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Translating Humour in Audiovisual Texts

Edited By Gian Luigi De Rosa, Francesca Bianchi, Antonella De Laurentiis and Elisa Perego

Humour found in audiovisual products is, of course, performative in nature. If we consider instances of humour – any droll moment occurring in today’s fare of mixed-genre products as a composite of cognition, emotion, interaction and expression – we see that the verbal code becomes just one component of four equally significant elements. And, as ‘expression’ is not limited to verbal output alone, humour may of course be created in absence of a verbal code. Translating humour for audiovisuals is not too different from translating verbal humour tout court. What makes humour occurring within audiovisual texts more problematic is the fact that it may be visually anchored; in other words a gag or a joke may pivot on verbal content directed at a specific element that is present within the graphic system of the same text. As the term itself suggests, audiovisuals contain two overlying structures: a visual and an auditory channel each of which contain a series of both verbal and non-verbal elements which inextricably cross-cut one another. The contributors in this collection of essays present a series of case studies from films and video-games exemplifying problems and solutions to audiovisual humour in the dubs and subs in a variety of language combinations.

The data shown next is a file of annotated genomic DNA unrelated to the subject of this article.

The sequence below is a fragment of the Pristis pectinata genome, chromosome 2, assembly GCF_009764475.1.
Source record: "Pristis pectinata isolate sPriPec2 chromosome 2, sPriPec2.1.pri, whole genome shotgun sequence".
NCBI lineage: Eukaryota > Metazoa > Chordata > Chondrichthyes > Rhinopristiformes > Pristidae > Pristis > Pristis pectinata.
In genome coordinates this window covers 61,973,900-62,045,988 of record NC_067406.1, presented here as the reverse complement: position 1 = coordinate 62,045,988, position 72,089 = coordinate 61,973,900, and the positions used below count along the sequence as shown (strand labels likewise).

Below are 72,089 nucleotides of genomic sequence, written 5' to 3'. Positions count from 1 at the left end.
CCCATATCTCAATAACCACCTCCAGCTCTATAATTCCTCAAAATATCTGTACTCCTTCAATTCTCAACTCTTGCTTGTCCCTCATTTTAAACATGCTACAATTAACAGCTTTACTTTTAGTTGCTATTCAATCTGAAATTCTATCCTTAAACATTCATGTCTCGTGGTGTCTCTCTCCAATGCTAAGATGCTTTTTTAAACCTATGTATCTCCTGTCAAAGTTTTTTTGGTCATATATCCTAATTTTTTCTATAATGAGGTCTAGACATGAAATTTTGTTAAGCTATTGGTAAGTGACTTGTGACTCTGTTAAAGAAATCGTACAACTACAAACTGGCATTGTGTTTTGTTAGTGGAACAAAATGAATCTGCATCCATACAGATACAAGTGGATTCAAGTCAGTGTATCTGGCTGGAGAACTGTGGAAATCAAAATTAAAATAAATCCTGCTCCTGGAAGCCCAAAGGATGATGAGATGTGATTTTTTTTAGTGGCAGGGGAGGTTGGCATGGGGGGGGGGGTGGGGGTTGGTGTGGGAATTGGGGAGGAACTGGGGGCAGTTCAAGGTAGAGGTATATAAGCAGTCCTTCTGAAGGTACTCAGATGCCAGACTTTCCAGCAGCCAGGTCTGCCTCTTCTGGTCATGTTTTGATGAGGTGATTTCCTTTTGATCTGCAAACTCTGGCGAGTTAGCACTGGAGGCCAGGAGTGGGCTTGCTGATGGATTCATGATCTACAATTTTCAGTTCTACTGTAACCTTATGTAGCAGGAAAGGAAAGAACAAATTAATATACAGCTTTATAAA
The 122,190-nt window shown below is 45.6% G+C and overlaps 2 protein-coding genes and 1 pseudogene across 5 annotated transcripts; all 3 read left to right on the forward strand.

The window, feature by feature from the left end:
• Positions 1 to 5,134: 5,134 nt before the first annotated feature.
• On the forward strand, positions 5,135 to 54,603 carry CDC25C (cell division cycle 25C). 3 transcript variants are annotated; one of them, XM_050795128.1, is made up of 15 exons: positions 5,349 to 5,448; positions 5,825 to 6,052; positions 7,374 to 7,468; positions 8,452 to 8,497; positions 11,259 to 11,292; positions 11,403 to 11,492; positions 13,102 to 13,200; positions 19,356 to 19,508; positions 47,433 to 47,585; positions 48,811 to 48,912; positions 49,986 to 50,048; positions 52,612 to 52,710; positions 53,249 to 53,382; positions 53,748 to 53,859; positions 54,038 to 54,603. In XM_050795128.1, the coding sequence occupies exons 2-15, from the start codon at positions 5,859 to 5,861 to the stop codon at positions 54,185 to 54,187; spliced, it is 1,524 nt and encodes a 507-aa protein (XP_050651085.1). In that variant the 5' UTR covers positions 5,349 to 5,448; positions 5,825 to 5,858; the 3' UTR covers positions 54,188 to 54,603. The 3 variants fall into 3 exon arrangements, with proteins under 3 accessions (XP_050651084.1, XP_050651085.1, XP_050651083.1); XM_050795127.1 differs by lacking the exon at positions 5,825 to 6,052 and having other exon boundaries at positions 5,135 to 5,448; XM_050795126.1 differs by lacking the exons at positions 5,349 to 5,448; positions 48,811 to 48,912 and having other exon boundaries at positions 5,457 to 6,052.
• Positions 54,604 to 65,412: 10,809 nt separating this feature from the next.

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Back to Brazil: humor and sociolinguistic variation in Rio: Gian Luigi De Rosa



Back to Brazil: humor and sociolinguistic variation in Rio

1. Introduction

The animated film Rio: The Movie (2011) – a U.S.A/Brazil co-production directed by Carlos Saldanha – falls within the category of films, known as ‘talent movies’, which feature the voices of actors and characters from the Star System. The advent of talent movies has given rise to a specific genre in the field of animation, implying an adaptation in terms of ‘talent voices’ in the dubbed versions too. The original version of Rio features the voices of Jesse Eisenberg, Anne Hathaway, Jemaine Clement, George Lopez, Rodrigo Santoro, Jamie Foxx and Will.I.Am, among others; in the Brazilian version, the voices are of Rodrigo Santoro, dubbing his own original dialogue in his native language, Gustavo Pereira, Adriana Torres, Guilherme Briggs, Alexandre Moreno, Mauro Ramos and Luiz Carlos Persy; finally, the Italian version includes, besides the duo Victoria Cabello–Fabio De Luigi, Mario Biondi, Pino Insegno, Emilio Carelli and José Altafini, who superbly dubs Luiz, the bulldog friend of the birds.

The following table sums up the voices and characters of the three versions:

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